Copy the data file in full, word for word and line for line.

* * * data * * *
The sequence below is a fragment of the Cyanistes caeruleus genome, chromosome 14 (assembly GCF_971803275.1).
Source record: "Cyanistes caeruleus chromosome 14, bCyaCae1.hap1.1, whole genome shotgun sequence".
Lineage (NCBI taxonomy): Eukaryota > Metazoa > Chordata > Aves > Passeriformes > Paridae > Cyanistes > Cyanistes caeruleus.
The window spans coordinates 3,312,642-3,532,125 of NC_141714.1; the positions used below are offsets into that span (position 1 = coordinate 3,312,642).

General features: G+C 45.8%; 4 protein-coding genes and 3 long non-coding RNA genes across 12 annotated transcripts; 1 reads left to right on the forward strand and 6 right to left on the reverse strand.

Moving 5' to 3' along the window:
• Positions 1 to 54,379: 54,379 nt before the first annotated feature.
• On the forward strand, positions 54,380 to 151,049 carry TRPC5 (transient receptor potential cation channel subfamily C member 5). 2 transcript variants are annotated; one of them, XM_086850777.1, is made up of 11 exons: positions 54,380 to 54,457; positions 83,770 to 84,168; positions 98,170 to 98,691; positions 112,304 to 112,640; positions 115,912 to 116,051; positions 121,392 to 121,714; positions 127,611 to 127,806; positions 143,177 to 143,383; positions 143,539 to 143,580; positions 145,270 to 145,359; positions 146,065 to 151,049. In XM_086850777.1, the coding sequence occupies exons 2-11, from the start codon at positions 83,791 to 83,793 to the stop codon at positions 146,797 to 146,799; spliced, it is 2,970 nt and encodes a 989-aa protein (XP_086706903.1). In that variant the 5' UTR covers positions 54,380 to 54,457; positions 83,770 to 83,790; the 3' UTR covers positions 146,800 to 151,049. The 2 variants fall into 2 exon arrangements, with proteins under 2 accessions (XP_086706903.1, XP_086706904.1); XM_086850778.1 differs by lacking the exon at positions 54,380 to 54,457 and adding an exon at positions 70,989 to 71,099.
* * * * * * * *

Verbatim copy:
The sequence below is a fragment of the Cyanistes caeruleus genome, chromosome 14 (assembly GCF_971803275.1).
Source record: "Cyanistes caeruleus chromosome 14, bCyaCae1.hap1.1, whole genome shotgun sequence".
Lineage (NCBI taxonomy): Eukaryota > Metazoa > Chordata > Aves > Passeriformes > Paridae > Cyanistes > Cyanistes caeruleus.
The window spans coordinates 3,312,642-3,532,125 of NC_141714.1; the positions used below are offsets into that span (position 1 = coordinate 3,312,642).

General features: G+C 45.8%; 4 protein-coding genes and 3 long non-coding RNA genes across 12 annotated transcripts; 1 reads left to right on the forward strand and 6 right to left on the reverse strand.

Moving 5' to 3' along the window:
• Positions 1 to 54,379: 54,379 nt before the first annotated feature.
• On the forward strand, positions 54,380 to 151,049 carry TRPC5 (transient receptor potential cation channel subfamily C member 5). 2 transcript variants are annotated; one of them, XM_086850777.1, is made up of 11 exons: positions 54,380 to 54,457; positions 83,770 to 84,168; positions 98,170 to 98,691; positions 112,304 to 112,640; positions 115,912 to 116,051; positions 121,392 to 121,714; positions 127,611 to 127,806; positions 143,177 to 143,383; positions 143,539 to 143,580; positions 145,270 to 145,359; positions 146,065 to 151,049. In XM_086850777.1, the coding sequence occupies exons 2-11, from the start codon at positions 83,791 to 83,793 to the stop codon at positions 146,797 to 146,799; spliced, it is 2,970 nt and encodes a 989-aa protein (XP_086706903.1). In that variant the 5' UTR covers positions 54,380 to 54,457; positions 83,770 to 83,790; the 3' UTR covers positions 146,800 to 151,049. The 2 variants fall into 2 exon arrangements, with proteins under 2 accessions (XP_086706903.1, XP_086706904.1); XM_086850778.1 differs by lacking the exon at positions 54,380 to 54,457 and adding an exon at positions 70,989 to 71,099.